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The Art of Doing Nothing

The Art of Doing Nothing

Tucked among greenery, the pool offers a respite.

Isla Palenque on Panama’s Pacific Coast shines!

Tucked among greenery, the pool offers a respite.
Tucked among greenery, the pool offers a respite.

As of late, one destination has been on the tip of my friends’ tongues more than any: Panama. My husband has a high school friend who runs a travel agency in Panama City, and he’s been there 15 years, but it’s only recently that we’ve considered visiting. I genuinely don’t know why; Delta offers a direct, three-and a- half-hour flight, and the country is in the same time zone as Atlanta.

Octopus with potato, crunchy lentils and goat cheese on a bed of "slow-cooked" egg yolk.
Octopus with potato, crunchy lentils and goat cheese on a bed of “slow-cooked” egg yolk.

A short few days in Panama City are fun and manageable, but the main event for our trip is Isla Palenque, our first chance at relaxing in almost three years, one pandemic and toddler later. On 400 acres of a protected tropical island on Panama’s Gulf of Chiriquí and with only eight casitas facing the Pacific Ocean, it’s the perfect opportunity to unplug.

Everything is taken care of from the moment staff picks you up in David, about a 40-minute flight from Panama City. The hour-long drive to Boca Chica, the launch pad for the 15-minute boat ride to Isla Palenque, is pleasant, thanks to our wellinformed and gregarious driver.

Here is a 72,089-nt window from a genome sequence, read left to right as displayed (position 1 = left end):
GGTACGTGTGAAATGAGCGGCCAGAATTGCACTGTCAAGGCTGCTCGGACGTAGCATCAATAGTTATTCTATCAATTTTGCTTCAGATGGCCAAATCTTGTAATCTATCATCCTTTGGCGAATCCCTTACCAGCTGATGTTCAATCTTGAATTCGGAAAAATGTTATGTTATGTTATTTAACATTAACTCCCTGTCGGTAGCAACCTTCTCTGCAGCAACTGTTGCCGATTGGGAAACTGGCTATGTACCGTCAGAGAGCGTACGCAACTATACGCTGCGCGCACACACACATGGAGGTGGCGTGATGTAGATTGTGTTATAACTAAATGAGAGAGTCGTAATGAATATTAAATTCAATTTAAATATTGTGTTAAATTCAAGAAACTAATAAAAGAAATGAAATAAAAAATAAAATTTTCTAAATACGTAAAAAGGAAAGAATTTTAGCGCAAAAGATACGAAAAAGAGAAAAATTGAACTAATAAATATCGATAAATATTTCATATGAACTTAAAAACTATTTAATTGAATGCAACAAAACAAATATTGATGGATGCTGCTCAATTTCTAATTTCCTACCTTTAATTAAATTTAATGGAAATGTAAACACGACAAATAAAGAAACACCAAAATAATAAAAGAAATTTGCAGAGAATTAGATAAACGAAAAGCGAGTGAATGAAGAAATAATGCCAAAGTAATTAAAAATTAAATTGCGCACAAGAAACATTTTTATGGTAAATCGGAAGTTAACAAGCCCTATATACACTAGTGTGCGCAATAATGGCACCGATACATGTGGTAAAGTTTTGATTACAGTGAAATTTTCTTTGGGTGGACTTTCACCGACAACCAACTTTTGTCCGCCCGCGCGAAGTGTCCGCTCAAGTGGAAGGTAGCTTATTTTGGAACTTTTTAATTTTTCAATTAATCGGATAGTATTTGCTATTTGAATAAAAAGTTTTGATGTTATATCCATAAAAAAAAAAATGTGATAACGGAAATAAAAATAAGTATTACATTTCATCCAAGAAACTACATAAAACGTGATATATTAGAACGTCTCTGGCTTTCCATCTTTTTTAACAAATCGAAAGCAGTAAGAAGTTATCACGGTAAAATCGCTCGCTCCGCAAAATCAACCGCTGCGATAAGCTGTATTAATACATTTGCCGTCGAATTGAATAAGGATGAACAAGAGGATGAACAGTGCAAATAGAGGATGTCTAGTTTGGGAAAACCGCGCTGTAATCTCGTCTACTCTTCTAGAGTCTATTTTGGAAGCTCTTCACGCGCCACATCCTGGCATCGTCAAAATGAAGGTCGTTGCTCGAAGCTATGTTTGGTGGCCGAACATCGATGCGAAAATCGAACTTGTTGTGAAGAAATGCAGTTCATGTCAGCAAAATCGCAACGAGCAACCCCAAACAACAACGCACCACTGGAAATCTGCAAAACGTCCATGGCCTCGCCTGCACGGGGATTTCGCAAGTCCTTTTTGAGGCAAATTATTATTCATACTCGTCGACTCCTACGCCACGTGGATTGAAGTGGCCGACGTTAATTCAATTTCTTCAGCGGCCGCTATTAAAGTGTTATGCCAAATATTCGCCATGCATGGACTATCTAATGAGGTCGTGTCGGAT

That friendliness continues as we are brought up to the island’s dock and greeted. The staff is sincere, and they are 100% local and mainly from Chiriquí province and the Ngäbe-Buglé indigenous people. Isla Palenque is managed by The Cayuga Collection, a group of eight sustainable luxury resorts throughout Central America.

There are only eight casitas on the island, each with air conditioning, an outdoor bathroom with a shower and tub and furniture made from the island’s reclaimed wood.

The resort is unstuffy yet attentive, with the details worked out discretely and efficiently behind the scenes, the choreographic timing so perfect it feels like magic. (For example, someone is radioed while we are at breakfast, and our room is spotless upon returning.) The resort allows you to get back to basics but in style. In my case, this means being terrifically, unapologetically lazy: The majority of my time is spent walking the beach, eating and sleeping in a delightfully air-conditioned and luxuriously appointed casita.

Almost everything on the island is included, and it’s a choose-your own- adventure kind of place: Birdwatchers got going at 6:30 a.m. sharp, but I chose to kayak with a small group after breakfast. I was surprised to see how clear the water is on this side of the country since the Caribbean gets most of the accolades. There’s snorkeling, hiking and archeology tours, plus seven beaches to explore and 8 miles of hiking trails for the athletically inclined. But the appeal of Isla Palenque to me is to do not much at all. Three farmfresh meals are offered daily—Tiradito, the Latin American answer to sashimi, and huge tropical salads, for example—with ingredients grown on-site at the sustainable farm. The resort also has strict eco-friendly practices, such as no single-use plastics and solar power.

Isla Palenque is known for helping visitors connect with nature.

For those who need a hairdryer, this is probably not the right place, despite luxuries such as perfect water pressure, beach chairs on-demand and freshly squeezed juices. Most guests arrive at meals barefoot. By the end of our stay, I am wearing the same dress to every meal. As I listen to the howler monkeys call at sunset in an outdoor bathtub, I confirm this was the right place to reintroduce myself to vacation mode.


STORY: Lauren Finney Harden

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